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Little Rock Metro Sets Export Record in 2012
The Little Rock metro produces a record number of exports in 2012, according to data released Thursday by the U.S. Department of Commerce’s International Trade Administration. Merchandise exports from the Little Rock-North Little Rock-Conway metropolitan area totaled a record $2.4 billion, an increase of 171 percent or $1.5 billion from 2011 to 2012. The top merchandise export categories from the central Arkansas metro included transportation equipment, fabricated metal products, computer and electronic products, machinery and primary metal manufactures. The top trading partners came from the Middle East region and the European Union. Arkansas Business
Submitted 2 years 16 days ago

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Alabama Governor touts economic recovery
RED BAY — Robert Bentley was a practicing physician before becoming Alabama’s governor three years ago. So, perhaps it was only fitting that he made a house call Thursday to Franklin County’s westernmost town. The trip was part of Bentley’s Road to Economic Recovery Tour. The stop made him the first sitting governor in more than 20 years to visit Red Bay. “The Road to Economic Recovery Tour is about seeing different areas of the state and seeing how people are doing,” Bentley said, during a brief stop at the Red Bay City Hall. “I love to go to the cities and meet people. The people are who make these cities what they are.” Decatur Times-Daily
Submitted 2 years 16 days ago

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Huntsville ranks No. 3 on list of best places for Science, Technology, Engineering, Math graduates
HUNTSVILLE, Alabama -- Financial literacy and consumer advocacy site NerdWallet has named Huntsville as one of America's top 10 best metro areas for Science, Technology, Engineering and Mathematics (STEM) graduates. The Rocket City ranked No. 3 on a list with other major U.S. metro areas such as San Francisco, Washington, D.C., Arlington, Va., and Seattle. In Huntsville, about 20 percent of total jobs call for a STEM bachelor's degree or higher, while the average salary for a STEM job requiring a four-year degree or higher is $91,873, NerdWallet reports. al.com
Submitted 2 years 16 days ago

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Kentucky Gov. Steve Beshear Announces General Dynamics Corp. to Create 1,300 Jobs in London and Winchester
FRANKFORT, Ky. (July 12, 2013) – Governor Steve Beshear today announced General Dynamics Information Technology, a business unit of General Dynamics (NYSE: GD), plans to create up to 1,300 new jobs at facilities in London and Winchester and make significant investments at both facilities. “The Commonwealth has scored not one, but two major victories here, with 1,300 new jobs on the way to London and Winchester,” said Gov. Beshear. “General Dynamics is a global company with a tremendous array of products and services, which means a wealth of opportunities for its employees.” Kentucky Cabinet for Economic Development
Submitted 2 years 16 days ago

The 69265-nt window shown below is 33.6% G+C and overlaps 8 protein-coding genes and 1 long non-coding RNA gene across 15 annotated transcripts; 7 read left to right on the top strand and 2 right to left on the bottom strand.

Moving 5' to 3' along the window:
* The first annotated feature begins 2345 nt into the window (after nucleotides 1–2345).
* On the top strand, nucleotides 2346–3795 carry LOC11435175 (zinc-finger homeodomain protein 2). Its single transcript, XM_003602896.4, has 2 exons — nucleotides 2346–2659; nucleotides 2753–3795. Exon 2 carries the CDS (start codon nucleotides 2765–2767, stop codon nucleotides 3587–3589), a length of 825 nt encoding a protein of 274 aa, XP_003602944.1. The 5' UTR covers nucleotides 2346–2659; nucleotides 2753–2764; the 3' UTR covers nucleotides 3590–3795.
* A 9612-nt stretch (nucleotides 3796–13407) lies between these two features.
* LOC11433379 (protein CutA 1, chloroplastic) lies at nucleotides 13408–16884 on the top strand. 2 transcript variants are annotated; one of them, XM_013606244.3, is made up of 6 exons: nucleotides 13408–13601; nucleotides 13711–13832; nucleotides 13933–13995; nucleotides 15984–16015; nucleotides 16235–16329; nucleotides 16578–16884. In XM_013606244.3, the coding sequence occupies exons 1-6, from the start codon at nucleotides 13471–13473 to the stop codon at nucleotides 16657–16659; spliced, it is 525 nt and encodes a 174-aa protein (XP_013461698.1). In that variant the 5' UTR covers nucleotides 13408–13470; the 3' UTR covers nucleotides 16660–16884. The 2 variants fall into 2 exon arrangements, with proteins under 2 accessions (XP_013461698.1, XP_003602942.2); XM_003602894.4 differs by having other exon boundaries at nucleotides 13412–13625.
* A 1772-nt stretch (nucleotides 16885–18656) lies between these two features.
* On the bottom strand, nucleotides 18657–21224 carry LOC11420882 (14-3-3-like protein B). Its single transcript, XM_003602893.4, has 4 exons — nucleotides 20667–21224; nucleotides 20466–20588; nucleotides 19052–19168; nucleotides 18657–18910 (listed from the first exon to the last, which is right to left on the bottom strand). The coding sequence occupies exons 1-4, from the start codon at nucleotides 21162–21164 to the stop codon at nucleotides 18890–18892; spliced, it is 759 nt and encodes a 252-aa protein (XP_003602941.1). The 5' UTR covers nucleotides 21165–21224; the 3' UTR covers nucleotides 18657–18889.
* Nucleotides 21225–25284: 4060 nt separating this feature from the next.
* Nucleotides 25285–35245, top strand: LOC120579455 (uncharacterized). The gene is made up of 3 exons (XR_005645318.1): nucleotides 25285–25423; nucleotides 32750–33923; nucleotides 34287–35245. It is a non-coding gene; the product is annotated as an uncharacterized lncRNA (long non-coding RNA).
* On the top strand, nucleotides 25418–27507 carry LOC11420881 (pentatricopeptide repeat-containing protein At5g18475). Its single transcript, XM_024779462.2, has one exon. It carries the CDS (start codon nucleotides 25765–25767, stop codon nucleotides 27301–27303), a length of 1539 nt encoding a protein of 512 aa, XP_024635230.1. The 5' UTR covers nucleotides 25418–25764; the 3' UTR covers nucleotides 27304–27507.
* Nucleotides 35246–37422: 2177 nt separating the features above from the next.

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Not everything is rosy: Atlanta-based UPS lowers 2013 profit forecast, cites slow economy
UPS cut its 2013 earnings forecast, saying a slowing U.S. economy hurt second-quarter profit and revenue. The stock dropped the most since 2011. Adjusted earnings fell to $1.13 a share in the second quarter, marking the first drop in more than three years and missing analysts’ estimate of $1.20. Profit for the year will increase as little as 3 percent, UPS said. UPS and FedEx, often viewed as economic bellwethers because they ship goods across the world, are working to counter a shift by their customers to less expensive shipping options as domestic growth is projected to slow from 2012. UPS Chief Financial Officer Kurt Kuehn said in the statement he expects market trends to persist. Louisville Courier-Journal
Submitted 2 years 16 days ago

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Gov. Pat McCrory says he has mingled among N.C. protesters
RALEIGH -- The Wilson Times reported this week that Gov. Pat McCrory said he has often entered the crowds that gather in the capital city to protest the Republican agenda and policies. He said he even got a good cussing by protesters. But in the age of mobile phone cameras and instant posting to social media, the governor seems to have moved in and out of the throngs without anyone capturing his interaction on video or film. Janet Conner-Knox, a reporter with the Wilson newspaper, met with McCrory on Wednesday while he was in town to praise Wells Fargo for expanding a loan program to farmers. Conner-Knox said on Thursday that she asked McCrory specifically about the Moral Monday demonstrations and whether he planned to ever talk with the protesters. His response, which she said she recorded, was: “I go out in the crowd all of the time. Frankly, yesterday I went out and talked to several of them and they were not very respectful. They did not represent the majority of those who call themselves ‘moral’ by cussing me out, but that’s the way things go sometimes.” Charlotte Observer
Submitted 2 years 16 days ago

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Peachy S.C. dominance